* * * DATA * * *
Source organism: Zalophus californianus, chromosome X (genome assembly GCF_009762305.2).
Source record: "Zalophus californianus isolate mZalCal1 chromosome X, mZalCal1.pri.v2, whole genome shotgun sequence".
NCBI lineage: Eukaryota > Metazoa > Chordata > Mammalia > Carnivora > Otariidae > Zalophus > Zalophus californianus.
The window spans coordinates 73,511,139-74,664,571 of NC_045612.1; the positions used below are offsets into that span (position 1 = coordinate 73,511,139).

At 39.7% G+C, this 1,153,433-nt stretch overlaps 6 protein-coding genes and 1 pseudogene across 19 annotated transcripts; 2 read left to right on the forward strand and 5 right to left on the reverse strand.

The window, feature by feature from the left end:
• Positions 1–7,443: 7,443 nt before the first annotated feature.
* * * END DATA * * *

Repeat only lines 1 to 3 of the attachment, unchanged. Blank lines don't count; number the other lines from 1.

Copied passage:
Source organism: Zalophus californianus, chromosome X (genome assembly GCF_009762305.2).
Source record: "Zalophus californianus isolate mZalCal1 chromosome X, mZalCal1.pri.v2, whole genome shotgun sequence".
NCBI lineage: Eukaryota > Metazoa > Chordata > Mammalia > Carnivora > Otariidae > Zalophus > Zalophus californianus.